Russian veteran reformer Chubais quits job as Putin envoy

Anatoly Chubais has stepped down from his role as an international envoy for President Vladimir Putin, the most senior official to resign since Russia’s invasion of Ukraine.

Russian reports said he was currently in Turkey with his wife.

Mr Chubais was given the job of coordinating Russia’s sustainable development goals internationally.

After the war began he posted a picture of a murdered opposition figure, in what was seen as a critical gesture.

There was no comment to accompany his Facebook photo of Boris Nemtsov, on the anniversary of his killing in view of the Kremlin. He has also made no comment yet on his resignation.

A source told the Tass news agency that he had left Russia as well as resigning as a special representative to President Putin.

“Yes, Chubais has resigned of his own will. But whether he has left [Russia] or stayed, that’s his personal affair,” said Kremlin spokesman Dmitry Peskov.

Other than Mr Peskov and Foreign Minister Sergei Lavrov, few members of the president’s circle have appeared in public in recent weeks.

Ukrainian presidential adviser Mykhaylo Podolyak said on Wednesday that it was interesting that the two top security figures, Defence Minister Sergei Shoigu and Chief of Staff Valery Gerasimov, were “nowhere to be seen”, along with the heads of Russia’s secret services.

Chubais was not seen as a Kremlin insider, despite having the post of special representative for ties with international organisations.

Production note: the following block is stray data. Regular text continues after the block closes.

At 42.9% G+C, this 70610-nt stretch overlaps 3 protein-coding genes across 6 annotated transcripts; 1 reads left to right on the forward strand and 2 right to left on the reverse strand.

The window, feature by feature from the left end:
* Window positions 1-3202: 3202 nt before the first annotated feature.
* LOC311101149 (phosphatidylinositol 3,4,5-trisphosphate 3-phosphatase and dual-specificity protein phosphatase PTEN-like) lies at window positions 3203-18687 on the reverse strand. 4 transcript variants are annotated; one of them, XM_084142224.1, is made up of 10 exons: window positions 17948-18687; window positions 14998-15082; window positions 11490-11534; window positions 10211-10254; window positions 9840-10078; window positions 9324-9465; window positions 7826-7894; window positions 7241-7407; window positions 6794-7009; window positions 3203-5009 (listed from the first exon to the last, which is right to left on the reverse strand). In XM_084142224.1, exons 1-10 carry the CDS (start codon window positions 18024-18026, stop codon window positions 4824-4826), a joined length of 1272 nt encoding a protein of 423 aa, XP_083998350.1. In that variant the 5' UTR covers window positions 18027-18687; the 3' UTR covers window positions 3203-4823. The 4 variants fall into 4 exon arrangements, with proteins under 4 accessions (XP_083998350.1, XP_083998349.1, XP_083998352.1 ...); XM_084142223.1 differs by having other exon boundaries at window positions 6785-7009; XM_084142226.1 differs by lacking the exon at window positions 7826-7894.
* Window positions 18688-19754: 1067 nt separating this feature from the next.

He is best known for his controversial role in helping to reform Russia’s economy in the 1990s after the fall of the Soviet Union. The raft of privatisations under President Boris Yeltsin helped create a large number of very wealthy oligarchs.

Opposition figures were unimpressed by Mr Chubais’s resignation. Jailed leader Alexei Navalny’s spokeswoman, Kira Yarmysh, cast doubt on claims that it was an anti-war protest, rather than “out of fear for his own skin and his own money”.

Russia has clamped down on criticism of the invasion, which began on 24 February, requiring state-run media to describe it as a “special military operation”.

Several state TV journalists have resigned, including Channel One editor Marina Ovsyannikova, who held up a poster saying “Stop the War!” during a prime-time news broadcast, telling Russians they were being lied to.

A new law bans the dissemination of “false news” about the war and political journalist Alexander Nevzorov became the most prominent figure yet to be prosecuted, after he posted details on social media about Russia’s deadly attack on a maternity hospital in the southern Ukrainian city of Mariupol.

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